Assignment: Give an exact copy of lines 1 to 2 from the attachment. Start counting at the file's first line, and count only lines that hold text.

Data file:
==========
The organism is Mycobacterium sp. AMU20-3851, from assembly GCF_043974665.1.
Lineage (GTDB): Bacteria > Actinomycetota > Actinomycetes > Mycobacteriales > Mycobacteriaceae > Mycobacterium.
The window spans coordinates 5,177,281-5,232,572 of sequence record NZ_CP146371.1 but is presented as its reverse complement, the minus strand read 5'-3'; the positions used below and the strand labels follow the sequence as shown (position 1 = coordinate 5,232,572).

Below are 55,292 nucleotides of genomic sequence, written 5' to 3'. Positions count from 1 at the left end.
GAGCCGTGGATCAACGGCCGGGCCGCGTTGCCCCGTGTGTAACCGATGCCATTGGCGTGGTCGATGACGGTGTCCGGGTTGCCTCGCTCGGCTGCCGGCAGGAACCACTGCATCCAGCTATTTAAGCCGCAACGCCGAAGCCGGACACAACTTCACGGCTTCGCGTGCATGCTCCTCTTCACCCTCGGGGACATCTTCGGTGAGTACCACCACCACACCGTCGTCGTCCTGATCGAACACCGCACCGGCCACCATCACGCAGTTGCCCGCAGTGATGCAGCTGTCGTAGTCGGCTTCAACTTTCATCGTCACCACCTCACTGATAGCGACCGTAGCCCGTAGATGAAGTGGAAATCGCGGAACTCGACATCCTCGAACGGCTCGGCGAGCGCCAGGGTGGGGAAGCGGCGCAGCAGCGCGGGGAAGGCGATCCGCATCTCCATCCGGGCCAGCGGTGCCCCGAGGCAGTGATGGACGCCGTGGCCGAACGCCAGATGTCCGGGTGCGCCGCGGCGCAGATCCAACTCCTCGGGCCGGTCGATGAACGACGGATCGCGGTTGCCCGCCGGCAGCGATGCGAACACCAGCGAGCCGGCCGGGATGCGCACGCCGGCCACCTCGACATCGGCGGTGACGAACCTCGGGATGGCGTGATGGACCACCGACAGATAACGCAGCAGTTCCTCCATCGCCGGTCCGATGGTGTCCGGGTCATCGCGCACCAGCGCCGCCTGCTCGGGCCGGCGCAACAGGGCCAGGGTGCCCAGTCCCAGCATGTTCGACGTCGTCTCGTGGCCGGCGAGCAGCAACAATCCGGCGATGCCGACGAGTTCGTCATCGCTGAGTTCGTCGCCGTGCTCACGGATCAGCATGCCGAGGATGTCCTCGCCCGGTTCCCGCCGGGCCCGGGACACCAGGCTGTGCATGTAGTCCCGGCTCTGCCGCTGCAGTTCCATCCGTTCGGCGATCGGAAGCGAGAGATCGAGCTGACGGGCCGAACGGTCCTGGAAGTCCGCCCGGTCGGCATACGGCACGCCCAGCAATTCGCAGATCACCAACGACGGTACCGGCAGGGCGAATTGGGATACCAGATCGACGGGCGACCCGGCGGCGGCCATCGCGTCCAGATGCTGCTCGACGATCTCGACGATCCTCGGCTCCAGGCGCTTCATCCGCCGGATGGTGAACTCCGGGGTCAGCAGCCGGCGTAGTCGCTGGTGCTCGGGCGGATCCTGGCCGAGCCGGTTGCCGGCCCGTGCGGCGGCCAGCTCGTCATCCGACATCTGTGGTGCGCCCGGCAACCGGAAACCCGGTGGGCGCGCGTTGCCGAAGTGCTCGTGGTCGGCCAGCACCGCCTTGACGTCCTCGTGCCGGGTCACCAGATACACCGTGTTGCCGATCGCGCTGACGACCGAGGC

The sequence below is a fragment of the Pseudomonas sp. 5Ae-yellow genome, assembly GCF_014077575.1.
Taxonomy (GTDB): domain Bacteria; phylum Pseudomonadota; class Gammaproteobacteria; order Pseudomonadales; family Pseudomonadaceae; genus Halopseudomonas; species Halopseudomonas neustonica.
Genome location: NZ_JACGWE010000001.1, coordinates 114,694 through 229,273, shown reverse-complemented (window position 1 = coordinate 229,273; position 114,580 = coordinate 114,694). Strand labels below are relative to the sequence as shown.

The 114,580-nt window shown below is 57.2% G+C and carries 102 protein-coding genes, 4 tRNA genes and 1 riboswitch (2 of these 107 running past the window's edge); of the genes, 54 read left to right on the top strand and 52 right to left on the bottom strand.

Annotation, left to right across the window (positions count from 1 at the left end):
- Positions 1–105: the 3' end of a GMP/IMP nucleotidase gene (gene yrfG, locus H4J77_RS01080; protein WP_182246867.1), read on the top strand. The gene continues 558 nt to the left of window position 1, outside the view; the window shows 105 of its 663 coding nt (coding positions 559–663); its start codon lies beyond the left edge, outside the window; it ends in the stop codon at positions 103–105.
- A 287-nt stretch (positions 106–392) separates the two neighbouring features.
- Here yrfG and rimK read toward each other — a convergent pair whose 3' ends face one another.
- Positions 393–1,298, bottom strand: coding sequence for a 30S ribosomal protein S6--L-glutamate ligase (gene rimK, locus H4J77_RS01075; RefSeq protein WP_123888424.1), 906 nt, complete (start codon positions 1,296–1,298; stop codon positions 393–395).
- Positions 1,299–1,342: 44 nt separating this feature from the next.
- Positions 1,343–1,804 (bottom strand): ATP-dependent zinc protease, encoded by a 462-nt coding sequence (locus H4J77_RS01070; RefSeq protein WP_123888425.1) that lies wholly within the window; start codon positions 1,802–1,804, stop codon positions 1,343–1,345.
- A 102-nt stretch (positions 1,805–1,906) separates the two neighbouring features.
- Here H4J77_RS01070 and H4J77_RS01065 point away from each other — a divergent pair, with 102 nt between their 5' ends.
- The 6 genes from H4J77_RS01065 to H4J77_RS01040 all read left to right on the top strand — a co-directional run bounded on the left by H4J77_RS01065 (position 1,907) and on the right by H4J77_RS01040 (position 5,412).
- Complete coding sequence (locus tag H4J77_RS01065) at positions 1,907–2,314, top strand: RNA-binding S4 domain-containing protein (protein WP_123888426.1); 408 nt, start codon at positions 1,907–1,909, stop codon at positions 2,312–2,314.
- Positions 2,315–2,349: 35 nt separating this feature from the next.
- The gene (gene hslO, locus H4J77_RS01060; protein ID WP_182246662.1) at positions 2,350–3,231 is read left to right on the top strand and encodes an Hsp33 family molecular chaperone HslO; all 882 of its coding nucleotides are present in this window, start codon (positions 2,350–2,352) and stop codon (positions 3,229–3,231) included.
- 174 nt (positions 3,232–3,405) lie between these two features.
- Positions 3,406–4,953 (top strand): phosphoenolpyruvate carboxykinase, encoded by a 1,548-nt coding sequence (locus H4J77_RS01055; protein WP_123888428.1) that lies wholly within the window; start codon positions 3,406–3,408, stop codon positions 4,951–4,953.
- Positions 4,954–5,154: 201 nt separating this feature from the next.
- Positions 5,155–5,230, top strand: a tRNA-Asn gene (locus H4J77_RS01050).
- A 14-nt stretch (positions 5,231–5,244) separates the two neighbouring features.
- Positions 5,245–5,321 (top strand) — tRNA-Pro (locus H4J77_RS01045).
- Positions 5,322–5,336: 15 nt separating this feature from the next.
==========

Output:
The organism is Mycobacterium sp. AMU20-3851, from assembly GCF_043974665.1.
Lineage (GTDB): Bacteria > Actinomycetota > Actinomycetes > Mycobacteriales > Mycobacteriaceae > Mycobacterium.